The black varnish has worn away on the belly, nose and front of the arms and legs. Two old labels read 'Aitutaki' and E.360 and a painted label also reads E360. CULT unknown late 18th century Aitutaki, Cook Islands Polynesia This figure has the stylised face and elongated eyes typical of the idols of the Cook Islands. Its swollen belly is decorated with zigzags, indicating that the figure is from Aitutaki in the central Cook Islands. Parts of the body and legs have been painted with barely-distinguishable black bands and the stand upon which it is mounted suggests the figure may have come from the prow of a canoe.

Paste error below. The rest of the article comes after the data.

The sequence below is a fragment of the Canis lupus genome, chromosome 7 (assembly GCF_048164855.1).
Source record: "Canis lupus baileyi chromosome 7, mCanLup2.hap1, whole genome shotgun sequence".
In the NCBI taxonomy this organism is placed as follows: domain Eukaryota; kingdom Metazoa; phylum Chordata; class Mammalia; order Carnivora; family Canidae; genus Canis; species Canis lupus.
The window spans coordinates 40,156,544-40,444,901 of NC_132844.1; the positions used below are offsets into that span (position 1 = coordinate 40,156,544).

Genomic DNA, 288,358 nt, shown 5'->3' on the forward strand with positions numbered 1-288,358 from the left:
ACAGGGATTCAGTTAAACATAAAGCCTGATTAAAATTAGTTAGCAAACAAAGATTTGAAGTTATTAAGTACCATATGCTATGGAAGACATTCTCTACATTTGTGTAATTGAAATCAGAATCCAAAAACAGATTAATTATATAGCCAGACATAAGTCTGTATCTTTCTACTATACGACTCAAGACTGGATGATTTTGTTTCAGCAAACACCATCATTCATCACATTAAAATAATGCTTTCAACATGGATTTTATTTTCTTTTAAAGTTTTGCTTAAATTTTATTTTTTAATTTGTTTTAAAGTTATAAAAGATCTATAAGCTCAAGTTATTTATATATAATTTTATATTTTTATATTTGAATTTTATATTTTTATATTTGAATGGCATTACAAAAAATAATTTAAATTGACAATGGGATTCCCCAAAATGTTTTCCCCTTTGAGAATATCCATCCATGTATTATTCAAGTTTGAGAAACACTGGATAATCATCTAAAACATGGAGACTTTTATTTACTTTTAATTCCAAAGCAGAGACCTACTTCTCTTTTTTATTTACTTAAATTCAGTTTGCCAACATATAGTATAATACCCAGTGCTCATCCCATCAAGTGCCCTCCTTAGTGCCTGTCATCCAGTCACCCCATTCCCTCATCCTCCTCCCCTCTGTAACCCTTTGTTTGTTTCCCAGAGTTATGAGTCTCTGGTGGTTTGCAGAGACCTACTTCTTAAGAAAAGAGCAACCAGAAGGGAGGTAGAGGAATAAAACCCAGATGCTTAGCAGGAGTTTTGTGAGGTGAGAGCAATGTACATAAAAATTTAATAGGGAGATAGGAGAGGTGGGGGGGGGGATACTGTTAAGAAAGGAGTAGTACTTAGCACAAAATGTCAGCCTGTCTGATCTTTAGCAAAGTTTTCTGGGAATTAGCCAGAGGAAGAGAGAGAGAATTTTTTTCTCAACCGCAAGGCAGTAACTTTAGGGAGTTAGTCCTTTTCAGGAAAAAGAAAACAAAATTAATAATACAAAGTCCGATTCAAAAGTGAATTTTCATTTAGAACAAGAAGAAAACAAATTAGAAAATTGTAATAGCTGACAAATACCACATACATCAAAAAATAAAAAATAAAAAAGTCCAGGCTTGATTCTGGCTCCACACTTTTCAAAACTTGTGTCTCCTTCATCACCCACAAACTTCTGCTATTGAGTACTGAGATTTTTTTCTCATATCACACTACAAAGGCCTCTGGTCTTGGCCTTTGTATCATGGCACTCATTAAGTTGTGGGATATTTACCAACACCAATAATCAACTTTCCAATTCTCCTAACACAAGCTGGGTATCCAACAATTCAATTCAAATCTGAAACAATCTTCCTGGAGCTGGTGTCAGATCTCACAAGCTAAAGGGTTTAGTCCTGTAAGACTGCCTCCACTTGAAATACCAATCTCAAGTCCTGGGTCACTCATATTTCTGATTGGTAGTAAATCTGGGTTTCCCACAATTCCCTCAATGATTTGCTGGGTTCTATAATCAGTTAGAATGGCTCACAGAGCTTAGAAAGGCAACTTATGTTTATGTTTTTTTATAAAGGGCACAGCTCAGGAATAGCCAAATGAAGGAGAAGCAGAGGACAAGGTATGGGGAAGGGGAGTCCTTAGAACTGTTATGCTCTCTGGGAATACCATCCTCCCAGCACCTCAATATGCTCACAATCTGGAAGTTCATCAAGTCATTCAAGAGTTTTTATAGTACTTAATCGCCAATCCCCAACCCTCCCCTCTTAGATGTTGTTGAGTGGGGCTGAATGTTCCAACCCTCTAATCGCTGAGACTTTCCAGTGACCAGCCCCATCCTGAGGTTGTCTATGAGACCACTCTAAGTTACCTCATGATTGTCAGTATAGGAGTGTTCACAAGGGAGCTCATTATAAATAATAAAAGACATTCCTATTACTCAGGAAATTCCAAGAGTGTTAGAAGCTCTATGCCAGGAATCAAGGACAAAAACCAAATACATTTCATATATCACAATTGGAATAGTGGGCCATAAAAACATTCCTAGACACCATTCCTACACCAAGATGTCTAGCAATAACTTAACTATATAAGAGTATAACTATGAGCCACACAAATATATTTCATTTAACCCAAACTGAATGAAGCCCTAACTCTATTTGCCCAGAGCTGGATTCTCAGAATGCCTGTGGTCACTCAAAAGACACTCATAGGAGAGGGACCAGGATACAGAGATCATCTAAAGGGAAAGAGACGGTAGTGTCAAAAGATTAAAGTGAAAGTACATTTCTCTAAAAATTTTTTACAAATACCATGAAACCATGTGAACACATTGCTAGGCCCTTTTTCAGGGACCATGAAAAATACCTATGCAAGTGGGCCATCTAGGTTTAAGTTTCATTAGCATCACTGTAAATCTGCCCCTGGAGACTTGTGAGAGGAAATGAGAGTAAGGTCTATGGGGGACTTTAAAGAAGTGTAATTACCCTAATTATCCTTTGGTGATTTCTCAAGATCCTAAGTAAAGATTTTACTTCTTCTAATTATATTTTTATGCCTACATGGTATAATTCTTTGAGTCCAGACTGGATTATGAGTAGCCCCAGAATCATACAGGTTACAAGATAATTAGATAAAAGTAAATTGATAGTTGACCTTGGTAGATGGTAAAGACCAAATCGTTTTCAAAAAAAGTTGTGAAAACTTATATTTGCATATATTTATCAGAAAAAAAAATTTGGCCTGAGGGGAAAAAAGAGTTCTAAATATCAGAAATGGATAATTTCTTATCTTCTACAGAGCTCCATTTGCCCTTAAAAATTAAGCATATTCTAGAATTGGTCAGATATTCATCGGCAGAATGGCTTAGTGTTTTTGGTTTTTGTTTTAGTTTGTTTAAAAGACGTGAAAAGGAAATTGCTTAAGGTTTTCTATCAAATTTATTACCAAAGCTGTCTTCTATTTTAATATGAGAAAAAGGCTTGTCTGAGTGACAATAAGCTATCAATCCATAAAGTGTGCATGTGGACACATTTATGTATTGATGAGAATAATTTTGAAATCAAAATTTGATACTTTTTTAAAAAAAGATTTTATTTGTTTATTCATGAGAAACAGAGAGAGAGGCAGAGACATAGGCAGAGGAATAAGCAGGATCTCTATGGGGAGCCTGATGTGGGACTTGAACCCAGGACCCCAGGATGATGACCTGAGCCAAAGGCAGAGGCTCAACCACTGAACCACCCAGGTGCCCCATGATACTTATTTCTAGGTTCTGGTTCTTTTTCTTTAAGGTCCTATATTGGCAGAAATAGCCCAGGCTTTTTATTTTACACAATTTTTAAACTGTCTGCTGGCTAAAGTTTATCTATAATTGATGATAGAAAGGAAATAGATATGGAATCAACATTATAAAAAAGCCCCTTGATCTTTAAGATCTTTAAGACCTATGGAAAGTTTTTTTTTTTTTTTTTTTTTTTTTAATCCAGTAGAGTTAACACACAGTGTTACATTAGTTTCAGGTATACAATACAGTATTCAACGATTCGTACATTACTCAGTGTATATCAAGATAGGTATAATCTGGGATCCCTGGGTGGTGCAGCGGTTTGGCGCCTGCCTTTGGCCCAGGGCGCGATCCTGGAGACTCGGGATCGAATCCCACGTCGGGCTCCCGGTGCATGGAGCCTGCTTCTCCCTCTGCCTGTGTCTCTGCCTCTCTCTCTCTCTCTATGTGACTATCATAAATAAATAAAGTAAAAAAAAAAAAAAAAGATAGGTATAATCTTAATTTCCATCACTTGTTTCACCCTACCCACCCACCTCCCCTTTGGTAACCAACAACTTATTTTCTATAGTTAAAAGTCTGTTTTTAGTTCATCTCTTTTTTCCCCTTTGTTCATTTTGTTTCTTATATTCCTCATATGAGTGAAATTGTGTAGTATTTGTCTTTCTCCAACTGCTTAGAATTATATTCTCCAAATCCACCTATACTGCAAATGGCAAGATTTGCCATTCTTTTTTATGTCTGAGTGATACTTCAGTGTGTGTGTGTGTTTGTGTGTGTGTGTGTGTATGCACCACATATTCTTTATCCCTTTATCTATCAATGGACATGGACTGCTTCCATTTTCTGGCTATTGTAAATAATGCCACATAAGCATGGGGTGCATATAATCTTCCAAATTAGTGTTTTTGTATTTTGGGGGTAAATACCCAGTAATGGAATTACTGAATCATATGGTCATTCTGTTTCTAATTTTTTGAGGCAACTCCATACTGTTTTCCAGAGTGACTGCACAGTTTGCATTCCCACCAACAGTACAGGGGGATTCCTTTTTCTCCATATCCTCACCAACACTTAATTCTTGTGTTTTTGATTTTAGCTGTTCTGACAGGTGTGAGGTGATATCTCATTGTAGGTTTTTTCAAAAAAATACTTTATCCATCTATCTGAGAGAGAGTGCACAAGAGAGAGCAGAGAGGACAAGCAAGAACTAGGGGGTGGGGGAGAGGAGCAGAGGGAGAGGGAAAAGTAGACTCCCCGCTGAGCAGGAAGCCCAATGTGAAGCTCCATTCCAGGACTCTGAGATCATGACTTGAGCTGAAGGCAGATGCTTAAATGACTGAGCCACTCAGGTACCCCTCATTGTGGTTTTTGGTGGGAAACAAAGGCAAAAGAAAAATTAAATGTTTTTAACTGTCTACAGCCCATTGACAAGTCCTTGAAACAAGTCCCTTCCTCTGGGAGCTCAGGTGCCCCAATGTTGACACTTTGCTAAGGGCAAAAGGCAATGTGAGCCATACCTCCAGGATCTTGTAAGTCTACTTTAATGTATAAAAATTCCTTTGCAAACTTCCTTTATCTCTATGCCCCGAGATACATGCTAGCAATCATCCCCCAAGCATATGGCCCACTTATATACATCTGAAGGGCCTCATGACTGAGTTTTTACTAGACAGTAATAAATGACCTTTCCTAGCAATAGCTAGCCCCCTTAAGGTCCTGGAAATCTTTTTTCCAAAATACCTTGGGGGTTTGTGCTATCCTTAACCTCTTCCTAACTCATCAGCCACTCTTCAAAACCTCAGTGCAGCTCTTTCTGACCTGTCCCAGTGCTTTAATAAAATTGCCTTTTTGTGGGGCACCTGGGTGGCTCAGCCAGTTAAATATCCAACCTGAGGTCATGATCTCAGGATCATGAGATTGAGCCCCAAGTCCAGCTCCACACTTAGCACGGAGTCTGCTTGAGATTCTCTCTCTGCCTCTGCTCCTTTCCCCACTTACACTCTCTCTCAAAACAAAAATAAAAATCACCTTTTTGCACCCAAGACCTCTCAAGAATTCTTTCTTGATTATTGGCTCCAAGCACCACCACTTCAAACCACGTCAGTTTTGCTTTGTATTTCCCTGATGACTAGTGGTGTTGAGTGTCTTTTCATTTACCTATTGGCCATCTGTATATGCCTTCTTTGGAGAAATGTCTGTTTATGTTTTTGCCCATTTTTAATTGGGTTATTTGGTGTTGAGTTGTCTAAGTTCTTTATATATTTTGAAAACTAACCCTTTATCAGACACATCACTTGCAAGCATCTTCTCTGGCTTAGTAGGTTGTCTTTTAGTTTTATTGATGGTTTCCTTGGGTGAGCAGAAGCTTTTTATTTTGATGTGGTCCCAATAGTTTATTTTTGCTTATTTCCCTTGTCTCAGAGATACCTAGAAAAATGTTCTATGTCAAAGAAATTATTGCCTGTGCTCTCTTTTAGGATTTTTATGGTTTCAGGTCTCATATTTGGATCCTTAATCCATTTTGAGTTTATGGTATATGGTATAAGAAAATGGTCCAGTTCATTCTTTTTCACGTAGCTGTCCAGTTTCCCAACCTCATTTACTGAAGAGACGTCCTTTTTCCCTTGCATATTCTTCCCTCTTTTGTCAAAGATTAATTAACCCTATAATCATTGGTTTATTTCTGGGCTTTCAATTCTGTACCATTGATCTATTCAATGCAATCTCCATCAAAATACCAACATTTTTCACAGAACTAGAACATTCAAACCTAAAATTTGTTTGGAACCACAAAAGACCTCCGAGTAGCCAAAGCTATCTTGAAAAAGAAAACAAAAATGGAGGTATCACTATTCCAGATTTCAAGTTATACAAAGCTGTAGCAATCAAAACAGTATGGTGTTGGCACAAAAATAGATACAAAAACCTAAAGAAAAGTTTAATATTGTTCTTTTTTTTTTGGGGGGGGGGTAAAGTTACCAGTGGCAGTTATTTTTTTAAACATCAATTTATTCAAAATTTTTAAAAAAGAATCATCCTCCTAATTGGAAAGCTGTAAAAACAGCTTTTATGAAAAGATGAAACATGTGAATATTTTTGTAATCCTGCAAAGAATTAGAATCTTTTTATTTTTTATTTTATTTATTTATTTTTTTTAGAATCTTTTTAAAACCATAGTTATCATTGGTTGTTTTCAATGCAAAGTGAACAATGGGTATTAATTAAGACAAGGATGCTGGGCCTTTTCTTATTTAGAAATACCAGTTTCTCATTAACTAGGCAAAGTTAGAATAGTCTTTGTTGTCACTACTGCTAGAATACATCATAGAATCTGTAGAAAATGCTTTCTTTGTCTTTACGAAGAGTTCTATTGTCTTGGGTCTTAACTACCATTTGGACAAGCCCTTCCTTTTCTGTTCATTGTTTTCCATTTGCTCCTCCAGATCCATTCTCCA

The idol has been coated with the black varnish used on many Old Hunterian objects, indicating that it may have been part of this collection. In this case it seems likely that it may be one of the 'wooden idols' mentioned by Laskey in his 1813 account.
It has been included in the Robertson catalogue as 'William Hunter from Captain Cook' on unknown evidence, however if the attribution to Aitutaki is correct it cannot have been collected by Captain Cook.